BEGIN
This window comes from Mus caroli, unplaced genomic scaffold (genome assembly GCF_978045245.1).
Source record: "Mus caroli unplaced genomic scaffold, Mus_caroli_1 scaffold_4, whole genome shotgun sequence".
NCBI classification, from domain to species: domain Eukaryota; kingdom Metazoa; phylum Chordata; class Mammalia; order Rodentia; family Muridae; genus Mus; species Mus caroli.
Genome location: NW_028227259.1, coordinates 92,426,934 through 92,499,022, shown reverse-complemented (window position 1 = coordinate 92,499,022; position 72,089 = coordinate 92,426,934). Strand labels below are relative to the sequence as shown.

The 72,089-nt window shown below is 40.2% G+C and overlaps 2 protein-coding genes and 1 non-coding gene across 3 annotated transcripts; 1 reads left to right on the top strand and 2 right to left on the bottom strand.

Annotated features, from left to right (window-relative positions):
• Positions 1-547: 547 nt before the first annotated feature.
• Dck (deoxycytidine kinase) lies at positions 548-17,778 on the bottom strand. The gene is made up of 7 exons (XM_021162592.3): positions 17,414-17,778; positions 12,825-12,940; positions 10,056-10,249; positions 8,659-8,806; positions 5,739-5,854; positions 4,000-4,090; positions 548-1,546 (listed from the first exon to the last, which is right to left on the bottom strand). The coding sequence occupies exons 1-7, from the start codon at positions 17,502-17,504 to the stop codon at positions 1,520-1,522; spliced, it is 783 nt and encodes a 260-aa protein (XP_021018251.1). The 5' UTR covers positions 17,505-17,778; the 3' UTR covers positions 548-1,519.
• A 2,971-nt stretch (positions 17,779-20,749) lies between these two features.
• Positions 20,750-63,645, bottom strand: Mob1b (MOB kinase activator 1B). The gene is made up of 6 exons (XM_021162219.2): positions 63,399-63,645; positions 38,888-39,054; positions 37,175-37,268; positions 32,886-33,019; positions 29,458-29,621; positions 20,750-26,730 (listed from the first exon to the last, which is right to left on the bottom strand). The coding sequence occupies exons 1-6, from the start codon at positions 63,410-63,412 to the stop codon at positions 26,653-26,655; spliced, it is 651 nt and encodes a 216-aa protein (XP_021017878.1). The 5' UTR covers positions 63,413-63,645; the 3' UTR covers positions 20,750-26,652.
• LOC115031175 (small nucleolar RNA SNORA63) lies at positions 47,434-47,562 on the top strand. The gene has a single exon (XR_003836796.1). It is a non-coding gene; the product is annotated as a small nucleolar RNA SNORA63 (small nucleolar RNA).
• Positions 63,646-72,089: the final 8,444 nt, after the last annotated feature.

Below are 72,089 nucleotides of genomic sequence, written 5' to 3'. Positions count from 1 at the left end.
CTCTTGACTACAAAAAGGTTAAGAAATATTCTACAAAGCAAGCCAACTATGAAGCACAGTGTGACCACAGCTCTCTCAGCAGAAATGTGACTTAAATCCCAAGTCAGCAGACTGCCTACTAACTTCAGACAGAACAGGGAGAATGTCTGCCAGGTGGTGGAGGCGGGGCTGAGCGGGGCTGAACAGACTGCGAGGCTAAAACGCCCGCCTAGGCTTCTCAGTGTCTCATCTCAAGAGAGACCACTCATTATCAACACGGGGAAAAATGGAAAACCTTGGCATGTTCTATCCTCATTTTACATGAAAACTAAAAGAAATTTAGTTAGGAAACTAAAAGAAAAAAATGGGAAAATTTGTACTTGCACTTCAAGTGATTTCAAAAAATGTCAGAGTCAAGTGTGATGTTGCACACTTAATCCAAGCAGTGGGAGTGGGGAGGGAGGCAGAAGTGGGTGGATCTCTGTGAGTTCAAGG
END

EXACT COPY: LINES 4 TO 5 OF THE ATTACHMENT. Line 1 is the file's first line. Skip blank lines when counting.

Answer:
Genome location: NW_028227259.1, coordinates 92,426,934 through 92,499,022, shown reverse-complemented (window position 1 = coordinate 92,499,022; position 72,089 = coordinate 92,426,934). Strand labels below are relative to the sequence as shown.

The 72,089-nt window shown below is 40.2% G+C and overlaps 2 protein-coding genes and 1 non-coding gene across 3 annotated transcripts; 1 reads left to right on the top strand and 2 right to left on the bottom strand.